Lahore (Muhammad Yasir) In ‘Huawei CFO Case’ last court hearing, Lawyers representing Huawei CFO Meng Wanzhou have asked Canadian judges overseeing her extradition case to allow her to introduce additional documents to support her case.
The lawyers presented part of the documents from HSBC that they said disproved US claims that Wanzhou misled the bank about Huawei’s relationship with Iranian-based Skycom. If the court admits the records, she will use them in a final round of extradition hearings scheduled for August.
Wanzhou’s lawyers obtained the documents from HSBC under a deal overseen by a Hong Kong court in April.
Wanzhou is fighting extradition to the US in Canadian courts. She is accused of lying to an HSBC executive in Hong Kong in August 2013 about Huawei’s relationship with Skycom, which the US government says violated its sanctions on Iran.
The emails and documents submitted so far prove that HSBC executives were aware of connections between Huawei and Skycom, the lawyers argue. This counters US charges that only junior employees of the UK-based bank knew about the true nature of the relationship between Huawei and Skycom.
The records show that a senior bank executive who had the title of “Managing Director” and responsible for risk assessment was fully aware of the connection between Huawei and Skycom. The executive proposed to HSBC’s risk committee that the bank continue its relationship with Huawei and signed four risk assessment reports in support.
The US also alleges that HSBC relied on a Power Point presentation by Wanzhou to assess risks. However, records presented in court show that HSBC Asia Pacific Risk Committee conducted a risk assessment on Huawei’s relationship with Skycom after a Reuters report in December 2012 that said Skycom’s operations in Iran might violate the US’s Iranian Transactions and Sanctions Regulations (ITSR).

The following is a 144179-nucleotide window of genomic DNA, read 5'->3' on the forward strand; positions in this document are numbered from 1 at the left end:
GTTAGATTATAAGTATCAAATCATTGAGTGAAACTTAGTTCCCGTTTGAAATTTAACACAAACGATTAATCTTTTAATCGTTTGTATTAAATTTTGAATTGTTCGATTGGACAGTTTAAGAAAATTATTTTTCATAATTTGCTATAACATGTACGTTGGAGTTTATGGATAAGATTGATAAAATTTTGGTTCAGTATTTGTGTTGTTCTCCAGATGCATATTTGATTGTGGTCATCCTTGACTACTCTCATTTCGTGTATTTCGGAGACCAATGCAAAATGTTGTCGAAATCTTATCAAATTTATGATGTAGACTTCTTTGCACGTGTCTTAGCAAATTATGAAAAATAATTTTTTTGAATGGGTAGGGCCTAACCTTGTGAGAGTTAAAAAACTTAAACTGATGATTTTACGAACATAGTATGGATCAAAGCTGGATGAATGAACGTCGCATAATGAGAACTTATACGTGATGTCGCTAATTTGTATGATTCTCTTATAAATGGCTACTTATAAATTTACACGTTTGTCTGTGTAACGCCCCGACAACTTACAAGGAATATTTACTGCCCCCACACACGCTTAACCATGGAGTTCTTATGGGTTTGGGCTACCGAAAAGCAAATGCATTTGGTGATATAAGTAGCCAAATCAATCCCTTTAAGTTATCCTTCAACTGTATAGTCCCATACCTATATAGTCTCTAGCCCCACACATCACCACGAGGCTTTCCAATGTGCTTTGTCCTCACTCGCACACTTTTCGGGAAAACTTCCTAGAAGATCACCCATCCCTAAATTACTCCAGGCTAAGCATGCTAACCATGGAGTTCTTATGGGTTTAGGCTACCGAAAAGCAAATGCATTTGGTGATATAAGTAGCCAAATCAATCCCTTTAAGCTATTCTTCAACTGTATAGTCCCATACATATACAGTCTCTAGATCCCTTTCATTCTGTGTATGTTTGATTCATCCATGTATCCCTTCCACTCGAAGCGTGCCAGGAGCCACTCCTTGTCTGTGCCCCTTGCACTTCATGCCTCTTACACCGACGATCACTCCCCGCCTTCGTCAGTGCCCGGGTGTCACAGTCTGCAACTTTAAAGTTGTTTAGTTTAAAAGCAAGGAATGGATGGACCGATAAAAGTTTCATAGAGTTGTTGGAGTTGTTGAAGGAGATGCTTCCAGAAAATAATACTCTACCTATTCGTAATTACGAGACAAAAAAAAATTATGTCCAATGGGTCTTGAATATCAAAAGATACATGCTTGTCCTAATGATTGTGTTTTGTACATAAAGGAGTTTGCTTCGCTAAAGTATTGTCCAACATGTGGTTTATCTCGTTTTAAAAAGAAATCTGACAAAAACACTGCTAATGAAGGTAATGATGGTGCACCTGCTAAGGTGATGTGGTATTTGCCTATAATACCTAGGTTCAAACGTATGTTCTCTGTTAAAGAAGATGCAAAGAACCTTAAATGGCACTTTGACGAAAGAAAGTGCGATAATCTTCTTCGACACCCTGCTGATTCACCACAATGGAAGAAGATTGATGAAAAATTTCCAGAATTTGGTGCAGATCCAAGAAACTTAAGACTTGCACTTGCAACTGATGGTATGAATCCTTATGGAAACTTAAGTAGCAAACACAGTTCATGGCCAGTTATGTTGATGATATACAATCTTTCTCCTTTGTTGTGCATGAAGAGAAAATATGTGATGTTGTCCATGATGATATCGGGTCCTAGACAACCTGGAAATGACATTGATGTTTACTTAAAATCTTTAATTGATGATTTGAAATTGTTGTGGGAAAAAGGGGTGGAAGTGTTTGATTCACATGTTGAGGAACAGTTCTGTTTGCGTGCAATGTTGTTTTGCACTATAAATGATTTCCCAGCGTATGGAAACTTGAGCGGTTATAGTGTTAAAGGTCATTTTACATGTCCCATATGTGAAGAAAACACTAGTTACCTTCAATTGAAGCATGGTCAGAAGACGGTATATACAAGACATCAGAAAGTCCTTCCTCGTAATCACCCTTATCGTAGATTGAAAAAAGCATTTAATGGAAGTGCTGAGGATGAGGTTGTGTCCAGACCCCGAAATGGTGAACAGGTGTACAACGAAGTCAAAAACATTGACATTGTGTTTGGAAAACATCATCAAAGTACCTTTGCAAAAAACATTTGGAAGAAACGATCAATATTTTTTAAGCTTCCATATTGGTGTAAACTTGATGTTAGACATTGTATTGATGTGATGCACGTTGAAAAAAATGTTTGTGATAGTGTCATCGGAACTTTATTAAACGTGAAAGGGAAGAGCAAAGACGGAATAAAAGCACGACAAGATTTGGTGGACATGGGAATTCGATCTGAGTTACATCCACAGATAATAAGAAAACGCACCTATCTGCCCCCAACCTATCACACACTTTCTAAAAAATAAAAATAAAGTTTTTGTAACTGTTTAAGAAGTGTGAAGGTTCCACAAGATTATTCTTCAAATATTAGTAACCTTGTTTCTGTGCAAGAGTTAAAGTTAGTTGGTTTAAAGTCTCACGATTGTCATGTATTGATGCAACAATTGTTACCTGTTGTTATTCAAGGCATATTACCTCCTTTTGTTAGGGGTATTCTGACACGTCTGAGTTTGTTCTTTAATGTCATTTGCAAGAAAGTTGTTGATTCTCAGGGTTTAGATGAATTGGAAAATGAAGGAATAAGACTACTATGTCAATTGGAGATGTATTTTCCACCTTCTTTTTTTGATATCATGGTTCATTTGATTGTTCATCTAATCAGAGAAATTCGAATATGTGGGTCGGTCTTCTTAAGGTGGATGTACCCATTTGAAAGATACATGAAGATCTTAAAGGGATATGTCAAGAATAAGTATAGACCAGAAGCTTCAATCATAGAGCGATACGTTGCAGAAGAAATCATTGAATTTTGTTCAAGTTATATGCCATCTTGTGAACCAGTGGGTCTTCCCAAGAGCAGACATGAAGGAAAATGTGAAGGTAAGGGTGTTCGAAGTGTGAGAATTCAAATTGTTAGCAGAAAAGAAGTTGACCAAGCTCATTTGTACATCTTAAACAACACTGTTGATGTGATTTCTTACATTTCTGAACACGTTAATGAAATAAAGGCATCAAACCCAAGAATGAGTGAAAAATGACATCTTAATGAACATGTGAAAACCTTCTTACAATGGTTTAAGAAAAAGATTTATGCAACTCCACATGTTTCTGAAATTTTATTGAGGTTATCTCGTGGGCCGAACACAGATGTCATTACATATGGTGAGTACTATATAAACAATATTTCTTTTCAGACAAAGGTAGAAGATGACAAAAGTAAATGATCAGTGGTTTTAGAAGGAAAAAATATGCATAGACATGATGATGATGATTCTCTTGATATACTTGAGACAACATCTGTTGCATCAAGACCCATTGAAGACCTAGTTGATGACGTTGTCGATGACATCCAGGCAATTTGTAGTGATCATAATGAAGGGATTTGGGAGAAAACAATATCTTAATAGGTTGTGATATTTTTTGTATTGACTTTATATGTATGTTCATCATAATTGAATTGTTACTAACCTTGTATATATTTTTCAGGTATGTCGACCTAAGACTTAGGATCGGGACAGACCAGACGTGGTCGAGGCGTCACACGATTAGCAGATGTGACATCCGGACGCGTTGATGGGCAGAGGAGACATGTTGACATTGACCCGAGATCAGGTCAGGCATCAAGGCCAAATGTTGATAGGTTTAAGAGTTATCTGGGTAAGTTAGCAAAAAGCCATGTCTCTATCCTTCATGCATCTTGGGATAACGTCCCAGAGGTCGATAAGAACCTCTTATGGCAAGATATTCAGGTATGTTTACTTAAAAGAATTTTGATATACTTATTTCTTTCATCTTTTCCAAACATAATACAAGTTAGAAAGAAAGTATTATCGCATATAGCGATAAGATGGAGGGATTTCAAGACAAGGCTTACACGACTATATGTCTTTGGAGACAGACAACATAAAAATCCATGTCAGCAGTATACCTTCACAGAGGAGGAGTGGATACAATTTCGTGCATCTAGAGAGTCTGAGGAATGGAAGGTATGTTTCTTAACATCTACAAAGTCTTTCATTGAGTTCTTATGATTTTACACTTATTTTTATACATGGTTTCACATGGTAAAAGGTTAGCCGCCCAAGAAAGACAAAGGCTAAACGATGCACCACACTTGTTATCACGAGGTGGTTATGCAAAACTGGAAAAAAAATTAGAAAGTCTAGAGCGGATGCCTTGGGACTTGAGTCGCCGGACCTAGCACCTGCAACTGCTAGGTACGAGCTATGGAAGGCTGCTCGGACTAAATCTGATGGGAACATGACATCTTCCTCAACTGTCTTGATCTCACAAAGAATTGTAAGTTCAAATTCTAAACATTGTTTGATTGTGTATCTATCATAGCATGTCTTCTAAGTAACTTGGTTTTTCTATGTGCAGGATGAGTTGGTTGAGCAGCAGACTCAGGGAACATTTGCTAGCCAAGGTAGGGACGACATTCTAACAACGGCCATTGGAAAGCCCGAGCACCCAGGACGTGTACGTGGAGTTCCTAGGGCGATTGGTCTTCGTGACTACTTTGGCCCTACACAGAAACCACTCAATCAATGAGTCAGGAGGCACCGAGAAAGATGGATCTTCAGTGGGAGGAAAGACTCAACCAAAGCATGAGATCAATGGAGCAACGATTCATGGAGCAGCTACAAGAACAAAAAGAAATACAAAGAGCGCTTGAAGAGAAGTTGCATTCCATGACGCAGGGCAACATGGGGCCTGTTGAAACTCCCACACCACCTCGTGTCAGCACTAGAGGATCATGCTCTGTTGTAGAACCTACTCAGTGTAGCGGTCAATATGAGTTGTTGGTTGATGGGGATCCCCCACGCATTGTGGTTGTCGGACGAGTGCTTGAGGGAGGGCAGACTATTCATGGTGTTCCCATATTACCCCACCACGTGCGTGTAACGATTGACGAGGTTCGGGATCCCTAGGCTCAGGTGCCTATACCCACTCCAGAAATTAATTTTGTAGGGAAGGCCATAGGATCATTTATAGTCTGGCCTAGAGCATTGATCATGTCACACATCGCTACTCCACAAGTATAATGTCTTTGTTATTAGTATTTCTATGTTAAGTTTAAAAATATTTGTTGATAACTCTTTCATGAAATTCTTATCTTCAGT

The Asia Pacific Customer Selection Committee then delivered a report to the bank’s global risk committee suggesting that it is acceptable that HSBC continues its cooperation with Huawei.
Additionally, the Director of Client Management, China Large Corporates, wrote an email on January 2, 2013, to an HSBC executive and others to further explain the relationship between Huawei and Skycom. The email mentioned that Huawei and Skycom used the same address and had HSBC accounts. Attached with the email was Skycom’s 2011 financial statements, which showed that Skycom’s business was mainly conducted in Iran. This suggests that HSBC senior executives at this point were already aware of Huawei’s relationship with Skycom and Skycom’s business presence in Iran and could assess the associated business risks based on this information.
Huawei, China’s biggest technology company, has been caught in the middle of a political and trade war between the US and China. Pundits see the US using Wanzhou as a bargaining chip in the bitter dispute.